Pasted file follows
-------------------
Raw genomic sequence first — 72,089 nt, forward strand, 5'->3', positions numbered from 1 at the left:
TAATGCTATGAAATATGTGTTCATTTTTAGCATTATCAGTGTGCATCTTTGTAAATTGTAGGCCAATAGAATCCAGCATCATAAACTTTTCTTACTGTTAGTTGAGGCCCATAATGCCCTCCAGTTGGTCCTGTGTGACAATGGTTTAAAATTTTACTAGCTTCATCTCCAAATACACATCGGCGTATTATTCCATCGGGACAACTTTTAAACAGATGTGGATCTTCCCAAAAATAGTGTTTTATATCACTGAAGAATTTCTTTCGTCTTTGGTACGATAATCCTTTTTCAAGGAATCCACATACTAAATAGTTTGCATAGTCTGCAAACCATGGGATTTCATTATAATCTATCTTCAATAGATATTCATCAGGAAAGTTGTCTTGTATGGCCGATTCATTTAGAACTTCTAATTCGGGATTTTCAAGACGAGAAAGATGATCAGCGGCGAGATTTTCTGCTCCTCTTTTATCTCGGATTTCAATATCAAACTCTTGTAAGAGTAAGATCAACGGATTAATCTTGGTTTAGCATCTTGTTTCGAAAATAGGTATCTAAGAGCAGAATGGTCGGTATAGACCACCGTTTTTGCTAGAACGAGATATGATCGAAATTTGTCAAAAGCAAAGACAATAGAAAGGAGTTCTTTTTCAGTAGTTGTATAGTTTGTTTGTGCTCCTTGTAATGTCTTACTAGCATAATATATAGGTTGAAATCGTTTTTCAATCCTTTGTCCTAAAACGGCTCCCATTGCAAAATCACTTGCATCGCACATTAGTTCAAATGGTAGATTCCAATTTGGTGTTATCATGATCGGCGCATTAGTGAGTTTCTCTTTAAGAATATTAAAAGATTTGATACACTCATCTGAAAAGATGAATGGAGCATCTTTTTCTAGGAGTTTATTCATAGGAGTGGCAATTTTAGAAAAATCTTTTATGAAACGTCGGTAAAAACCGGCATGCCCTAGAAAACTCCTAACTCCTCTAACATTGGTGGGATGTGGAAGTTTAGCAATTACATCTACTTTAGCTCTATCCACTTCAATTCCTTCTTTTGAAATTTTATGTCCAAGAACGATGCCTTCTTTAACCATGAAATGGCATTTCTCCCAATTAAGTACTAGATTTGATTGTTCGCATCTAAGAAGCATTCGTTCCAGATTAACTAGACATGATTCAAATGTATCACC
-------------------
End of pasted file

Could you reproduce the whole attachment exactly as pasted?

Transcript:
Raw genomic sequence first — 72,089 nt, forward strand, 5'->3', positions numbered from 1 at the left:
TAATGCTATGAAATATGTGTTCATTTTTAGCATTATCAGTGTGCATCTTTGTAAATTGTAGGCCAATAGAATCCAGCATCATAAACTTTTCTTACTGTTAGTTGAGGCCCATAATGCCCTCCAGTTGGTCCTGTGTGACAATGGTTTAAAATTTTACTAGCTTCATCTCCAAATACACATCGGCGTATTATTCCATCGGGACAACTTTTAAACAGATGTGGATCTTCCCAAAAATAGTGTTTTATATCACTGAAGAATTTCTTTCGTCTTTGGTACGATAATCCTTTTTCAAGGAATCCACATACTAAATAGTTTGCATAGTCTGCAAACCATGGGATTTCATTATAATCTATCTTCAATAGATATTCATCAGGAAAGTTGTCTTGTATGGCCGATTCATTTAGAACTTCTAATTCGGGATTTTCAAGACGAGAAAGATGATCAGCGGCGAGATTTTCTGCTCCTCTTTTATCTCGGATTTCAATATCAAACTCTTGTAAGAGTAAGATCAACGGATTAATCTTGGTTTAGCATCTTGTTTCGAAAATAGGTATCTAAGAGCAGAATGGTCGGTATAGACCACCGTTTTTGCTAGAACGAGATATGATCGAAATTTGTCAAAAGCAAAGACAATAGAAAGGAGTTCTTTTTCAGTAGTTGTATAGTTTGTTTGTGCTCCTTGTAATGTCTTACTAGCATAATATATAGGTTGAAATCGTTTTTCAATCCTTTGTCCTAAAACGGCTCCCATTGCAAAATCACTTGCATCGCACATTAGTTCAAATGGTAGATTCCAATTTGGTGTTATCATGATCGGCGCATTAGTGAGTTTCTCTTTAAGAATATTAAAAGATTTGATACACTCATCTGAAAAGATGAATGGAGCATCTTTTTCTAGGAGTTTATTCATAGGAGTGGCAATTTTAGAAAAATCTTTTATGAAACGTCGGTAAAAACCGGCATGCCCTAGAAAACTCCTAACTCCTCTAACATTGGTGGGATGTGGAAGTTTAGCAATTACATCTACTTTAGCTCTATCCACTTCAATTCCTTCTTTTGAAATTTTATGTCCAAGAACGATGCCTTCTTTAACCATGAAATGGCATTTCTCCCAATTAAGTACTAGATTTGATTGTTCGCATCTAAGAAGCATTCGTTCCAGATTAACTAGACATGATTCAAATGTATCACC